It is time to end petty party politics in Wales
You’ll have seen the viral video illustrating how playground politics pervades British politics at the moment. And it seems Wales is no different to Westminster, as Welsh Labour and Plaid Cymru’s last meeting before the assembly elections descended into tit-for-tat bickering around a tired, sexist stereotype.
In case you missed it, in the last full session before the Assembly election in May the minister for Public Services made a “jokey” comment whilst debating Labour’s proposed Public Health (Wales) Bill referring to Plaid Cymru supporters of Labour’s Local Government (Wales) Bill (including Plaid Cymru Health spokeswoman Elin jones), as ‘a cheap date.’ In response Plaid withdrew their support for the bill, killing its progress.
The irony is that dates these days don’t come cheap. A match.com survey in March revealed that an average date costs nearly £127, including clothes, dinner, drinks, entertainment. That’s about £69 each. I actually like to think I’m a cheap date: I pay my way when it comes to meeting anyone for a coffee/dinner/drink, without them having to spend a fortune. It’s about equal exchange.
But the connotations of Andrew’s comment are more loaded. In a culture in which women are only allowed to ask a man to marry them once every four years, and to ask a man on a date is still viewed with suspicion, “cheap date” is an outdated, gendered term to refer to a woman’s sexual availability.
Hardly an appropriate means by which to address anyone, let alone professional, political allies offering support for a bill which has been months in the making.
Whilst they may have taken understandable umbrage at the slur, Plaid’s response illustrates a lack of consideration. To immediately withdraw support for the bill not only wasted months of planning and negotiation on both sides, it demonstrated a short-sighted, tit-for-tat politics that hampers sustainable positive change.
To disempower Andrew’s adolescent ramblings would have been to publicly highlight his error of judgement, whilst continuing with the bill. To demonstrate a will to proceed for what both party’s clearly agree was in the best interests for health in Wales, rather than playing political ping-pong.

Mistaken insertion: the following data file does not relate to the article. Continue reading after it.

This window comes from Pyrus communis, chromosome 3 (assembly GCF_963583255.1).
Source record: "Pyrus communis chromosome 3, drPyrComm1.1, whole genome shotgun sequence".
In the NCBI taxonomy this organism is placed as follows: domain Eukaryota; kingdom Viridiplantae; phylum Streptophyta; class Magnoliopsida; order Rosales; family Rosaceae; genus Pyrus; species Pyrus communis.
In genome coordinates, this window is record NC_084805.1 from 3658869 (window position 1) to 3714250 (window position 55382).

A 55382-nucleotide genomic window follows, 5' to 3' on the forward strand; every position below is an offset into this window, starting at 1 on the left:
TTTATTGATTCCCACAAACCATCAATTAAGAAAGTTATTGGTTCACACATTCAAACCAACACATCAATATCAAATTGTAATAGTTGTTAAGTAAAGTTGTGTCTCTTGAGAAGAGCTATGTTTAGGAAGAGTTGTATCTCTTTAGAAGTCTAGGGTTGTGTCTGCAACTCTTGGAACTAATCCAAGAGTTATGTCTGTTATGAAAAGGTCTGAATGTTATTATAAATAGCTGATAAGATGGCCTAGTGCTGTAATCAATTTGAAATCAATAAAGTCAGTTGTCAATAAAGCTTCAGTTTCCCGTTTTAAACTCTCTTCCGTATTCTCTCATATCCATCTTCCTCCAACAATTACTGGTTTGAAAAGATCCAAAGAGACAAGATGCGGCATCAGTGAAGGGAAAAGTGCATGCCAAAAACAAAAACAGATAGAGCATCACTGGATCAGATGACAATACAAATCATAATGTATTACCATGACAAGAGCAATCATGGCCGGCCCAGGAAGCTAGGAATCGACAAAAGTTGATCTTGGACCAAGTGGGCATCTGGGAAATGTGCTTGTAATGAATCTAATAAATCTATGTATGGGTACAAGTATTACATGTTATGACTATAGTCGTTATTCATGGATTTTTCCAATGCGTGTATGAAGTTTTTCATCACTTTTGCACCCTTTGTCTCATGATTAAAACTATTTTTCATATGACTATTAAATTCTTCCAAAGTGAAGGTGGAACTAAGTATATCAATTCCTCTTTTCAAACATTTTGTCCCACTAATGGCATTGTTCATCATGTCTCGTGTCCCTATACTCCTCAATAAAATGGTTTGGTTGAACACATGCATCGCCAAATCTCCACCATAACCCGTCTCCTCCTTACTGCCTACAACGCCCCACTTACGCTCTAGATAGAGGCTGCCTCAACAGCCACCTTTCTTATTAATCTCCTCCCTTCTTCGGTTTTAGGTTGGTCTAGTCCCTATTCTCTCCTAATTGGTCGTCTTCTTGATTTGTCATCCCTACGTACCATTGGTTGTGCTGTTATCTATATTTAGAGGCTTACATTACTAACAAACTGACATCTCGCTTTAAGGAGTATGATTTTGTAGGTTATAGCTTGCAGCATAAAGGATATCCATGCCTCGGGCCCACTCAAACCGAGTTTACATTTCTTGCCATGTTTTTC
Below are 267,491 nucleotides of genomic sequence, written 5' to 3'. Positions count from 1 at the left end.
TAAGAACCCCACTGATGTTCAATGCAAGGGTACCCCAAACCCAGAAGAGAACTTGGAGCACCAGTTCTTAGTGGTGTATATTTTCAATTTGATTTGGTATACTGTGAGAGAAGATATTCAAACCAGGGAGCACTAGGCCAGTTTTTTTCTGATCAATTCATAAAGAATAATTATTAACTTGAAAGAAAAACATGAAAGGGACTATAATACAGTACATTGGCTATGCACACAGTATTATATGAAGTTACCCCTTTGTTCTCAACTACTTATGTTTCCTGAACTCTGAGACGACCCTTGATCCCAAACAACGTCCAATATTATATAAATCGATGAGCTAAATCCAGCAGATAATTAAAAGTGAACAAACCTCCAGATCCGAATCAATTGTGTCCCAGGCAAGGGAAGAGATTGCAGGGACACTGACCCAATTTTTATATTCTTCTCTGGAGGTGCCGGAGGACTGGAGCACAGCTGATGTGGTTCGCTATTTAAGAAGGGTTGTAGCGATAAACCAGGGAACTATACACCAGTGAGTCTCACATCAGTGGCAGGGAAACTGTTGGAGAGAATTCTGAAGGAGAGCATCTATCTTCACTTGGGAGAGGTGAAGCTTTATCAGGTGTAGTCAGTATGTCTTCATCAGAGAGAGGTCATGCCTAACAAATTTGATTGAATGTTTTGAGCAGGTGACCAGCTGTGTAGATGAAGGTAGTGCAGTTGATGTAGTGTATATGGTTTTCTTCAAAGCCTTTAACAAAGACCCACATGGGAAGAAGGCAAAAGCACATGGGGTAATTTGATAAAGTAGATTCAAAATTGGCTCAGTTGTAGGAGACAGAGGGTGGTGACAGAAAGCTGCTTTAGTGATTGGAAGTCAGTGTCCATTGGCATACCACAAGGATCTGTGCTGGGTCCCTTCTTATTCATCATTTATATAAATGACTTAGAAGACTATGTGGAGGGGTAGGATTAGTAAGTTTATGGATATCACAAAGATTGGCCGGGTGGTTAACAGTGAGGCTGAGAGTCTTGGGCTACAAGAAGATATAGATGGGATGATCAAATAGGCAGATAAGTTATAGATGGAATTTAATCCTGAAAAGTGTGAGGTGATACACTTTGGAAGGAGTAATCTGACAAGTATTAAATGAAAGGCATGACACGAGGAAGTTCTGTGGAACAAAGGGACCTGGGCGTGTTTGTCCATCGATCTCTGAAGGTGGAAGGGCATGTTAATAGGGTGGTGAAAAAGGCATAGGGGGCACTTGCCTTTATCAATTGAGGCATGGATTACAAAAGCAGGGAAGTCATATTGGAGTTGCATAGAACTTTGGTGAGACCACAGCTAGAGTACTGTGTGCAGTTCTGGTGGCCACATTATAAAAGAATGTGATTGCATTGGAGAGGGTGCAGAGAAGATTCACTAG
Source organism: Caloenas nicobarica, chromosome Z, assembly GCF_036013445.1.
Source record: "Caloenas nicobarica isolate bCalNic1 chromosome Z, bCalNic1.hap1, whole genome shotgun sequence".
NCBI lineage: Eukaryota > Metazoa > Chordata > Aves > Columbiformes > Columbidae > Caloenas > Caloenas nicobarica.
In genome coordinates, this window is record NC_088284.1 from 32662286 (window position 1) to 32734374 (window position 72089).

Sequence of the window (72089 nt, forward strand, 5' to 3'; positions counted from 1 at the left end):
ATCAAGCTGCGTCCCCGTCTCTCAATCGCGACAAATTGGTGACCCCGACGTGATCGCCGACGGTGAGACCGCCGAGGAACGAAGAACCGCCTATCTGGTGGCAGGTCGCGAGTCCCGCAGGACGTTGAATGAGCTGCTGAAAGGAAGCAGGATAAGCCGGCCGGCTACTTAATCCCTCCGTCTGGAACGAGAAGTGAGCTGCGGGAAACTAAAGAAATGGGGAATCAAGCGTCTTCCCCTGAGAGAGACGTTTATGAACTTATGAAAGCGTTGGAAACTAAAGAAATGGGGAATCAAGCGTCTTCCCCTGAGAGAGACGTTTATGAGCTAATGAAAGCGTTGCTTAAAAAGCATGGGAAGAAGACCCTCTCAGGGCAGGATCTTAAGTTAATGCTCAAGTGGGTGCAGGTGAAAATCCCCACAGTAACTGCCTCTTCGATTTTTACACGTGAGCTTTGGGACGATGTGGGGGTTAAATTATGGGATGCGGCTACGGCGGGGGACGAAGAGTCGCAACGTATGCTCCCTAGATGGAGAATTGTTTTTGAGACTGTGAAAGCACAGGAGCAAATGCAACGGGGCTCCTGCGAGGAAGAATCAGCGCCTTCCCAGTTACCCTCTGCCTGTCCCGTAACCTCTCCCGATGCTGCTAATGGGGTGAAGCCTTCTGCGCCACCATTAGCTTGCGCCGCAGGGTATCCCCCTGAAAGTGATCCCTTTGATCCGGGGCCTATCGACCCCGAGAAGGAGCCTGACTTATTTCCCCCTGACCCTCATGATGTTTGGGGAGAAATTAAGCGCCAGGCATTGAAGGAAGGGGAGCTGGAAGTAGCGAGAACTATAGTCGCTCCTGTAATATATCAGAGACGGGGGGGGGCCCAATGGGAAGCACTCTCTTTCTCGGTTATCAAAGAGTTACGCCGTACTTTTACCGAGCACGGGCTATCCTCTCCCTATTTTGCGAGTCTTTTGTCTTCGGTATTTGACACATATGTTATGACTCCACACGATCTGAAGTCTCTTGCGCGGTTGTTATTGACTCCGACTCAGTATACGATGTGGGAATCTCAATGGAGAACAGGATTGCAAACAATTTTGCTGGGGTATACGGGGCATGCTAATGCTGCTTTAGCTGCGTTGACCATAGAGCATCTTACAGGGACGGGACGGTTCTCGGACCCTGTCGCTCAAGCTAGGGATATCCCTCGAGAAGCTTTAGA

Plaid were not alone in their disgust at the comment. The Welsh Twittersphere acted accordingly, holding Andrews (and Plaid) to account:
Can't help but wonder if @LeightonAndrews intended to sabotage the Public Health Wales Bill with his nasty, unprofessional "cheap date" jibe— Bee Bee (@_Bee_eeB_) March 17, 2016
The cheap date jibe offended lots of us https://t.co/P6fWo4CME9— Mark Hooper (@markjhooper) March 31, 2016
With key figures in two major Welsh parties indulging in petty politics, isn’t it time for a change?
The gendered stereotypes of women echoed by Andrews merely illustrate the pervasive tropes that children and adults are force-fed in every advert they see, every article on their ‘enviable abs’ or ‘jealous scheming’. Cheap jokes should not be, and are not the role of women in politics. The number of women AMs in Wales has been declining from 50% in 2003 to 42% since 2011, and is it any wonder when figureheads like Andrews’ spout poorly considered sexist jibes?
The Women’s Equality Party not only seeks to promote positive representations of women, but to bring about a better more equal politics in which women are heard, represented and respected: WE are pushing for equal representation in politics, business, industry and throughout working life. WE strive for equal treatment of women by and in the media.
Tangwen Roberts is a freelance journalist. She recently completed postgraduate training in magazine journalism at Cardiff University and is in the process of establishing the Haverfordwest and South Pembrokeshire branch of the Womens’ Equality Party. Twitter: @TangwenHannah.